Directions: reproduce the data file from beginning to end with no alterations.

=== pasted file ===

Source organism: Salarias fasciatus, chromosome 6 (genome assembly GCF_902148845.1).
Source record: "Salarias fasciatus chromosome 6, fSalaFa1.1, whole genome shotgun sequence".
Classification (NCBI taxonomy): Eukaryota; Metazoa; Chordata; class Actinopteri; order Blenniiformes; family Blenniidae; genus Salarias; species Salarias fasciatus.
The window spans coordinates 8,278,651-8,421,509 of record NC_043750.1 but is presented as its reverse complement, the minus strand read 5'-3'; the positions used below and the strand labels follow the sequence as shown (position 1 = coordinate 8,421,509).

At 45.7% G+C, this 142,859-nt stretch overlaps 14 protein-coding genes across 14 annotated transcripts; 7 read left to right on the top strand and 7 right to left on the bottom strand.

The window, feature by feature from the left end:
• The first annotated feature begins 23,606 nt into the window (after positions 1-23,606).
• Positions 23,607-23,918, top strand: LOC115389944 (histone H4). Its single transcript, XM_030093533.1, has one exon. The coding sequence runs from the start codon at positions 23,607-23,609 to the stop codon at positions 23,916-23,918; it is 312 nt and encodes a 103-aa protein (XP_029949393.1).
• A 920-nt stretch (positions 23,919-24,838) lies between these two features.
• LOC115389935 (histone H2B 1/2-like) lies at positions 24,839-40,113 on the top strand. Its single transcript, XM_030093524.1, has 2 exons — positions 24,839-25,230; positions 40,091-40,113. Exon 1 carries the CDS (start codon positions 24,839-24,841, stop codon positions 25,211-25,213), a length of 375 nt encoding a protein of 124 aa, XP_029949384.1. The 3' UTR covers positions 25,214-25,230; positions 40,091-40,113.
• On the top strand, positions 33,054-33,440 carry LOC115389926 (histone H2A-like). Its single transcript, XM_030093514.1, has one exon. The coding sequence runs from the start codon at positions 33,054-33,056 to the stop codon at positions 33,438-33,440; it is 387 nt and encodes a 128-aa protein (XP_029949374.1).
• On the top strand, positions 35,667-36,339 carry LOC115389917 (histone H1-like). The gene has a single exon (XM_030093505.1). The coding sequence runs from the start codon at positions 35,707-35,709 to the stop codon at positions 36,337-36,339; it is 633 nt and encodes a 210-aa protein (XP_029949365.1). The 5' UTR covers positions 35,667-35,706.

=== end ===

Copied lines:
Source organism: Salarias fasciatus, chromosome 6 (genome assembly GCF_902148845.1).
Source record: "Salarias fasciatus chromosome 6, fSalaFa1.1, whole genome shotgun sequence".
Classification (NCBI taxonomy): Eukaryota; Metazoa; Chordata; class Actinopteri; order Blenniiformes; family Blenniidae; genus Salarias; species Salarias fasciatus.
The window spans coordinates 8,278,651-8,421,509 of record NC_043750.1 but is presented as its reverse complement, the minus strand read 5'-3'; the positions used below and the strand labels follow the sequence as shown (position 1 = coordinate 8,421,509).

At 45.7% G+C, this 142,859-nt stretch overlaps 14 protein-coding genes across 14 annotated transcripts; 7 read left to right on the top strand and 7 right to left on the bottom strand.

The window, feature by feature from the left end:
• The first annotated feature begins 23,606 nt into the window (after positions 1-23,606).
• Positions 23,607-23,918, top strand: LOC115389944 (histone H4). Its single transcript, XM_030093533.1, has one exon. The coding sequence runs from the start codon at positions 23,607-23,609 to the stop codon at positions 23,916-23,918; it is 312 nt and encodes a 103-aa protein (XP_029949393.1).
• A 920-nt stretch (positions 23,919-24,838) lies between these two features.
• LOC115389935 (histone H2B 1/2-like) lies at positions 24,839-40,113 on the top strand. Its single transcript, XM_030093524.1, has 2 exons — positions 24,839-25,230; positions 40,091-40,113. Exon 1 carries the CDS (start codon positions 24,839-24,841, stop codon positions 25,211-25,213), a length of 375 nt encoding a protein of 124 aa, XP_029949384.1. The 3' UTR covers positions 25,214-25,230; positions 40,091-40,113.
• On the top strand, positions 33,054-33,440 carry LOC115389926 (histone H2A-like). Its single transcript, XM_030093514.1, has one exon. The coding sequence runs from the start codon at positions 33,054-33,056 to the stop codon at positions 33,438-33,440; it is 387 nt and encodes a 128-aa protein (XP_029949374.1).
• On the top strand, positions 35,667-36,339 carry LOC115389917 (histone H1-like). The gene has a single exon (XM_030093505.1). The coding sequence runs from the start codon at positions 35,707-35,709 to the stop codon at positions 36,337-36,339; it is 633 nt and encodes a 210-aa protein (XP_029949365.1). The 5' UTR covers positions 35,667-35,706.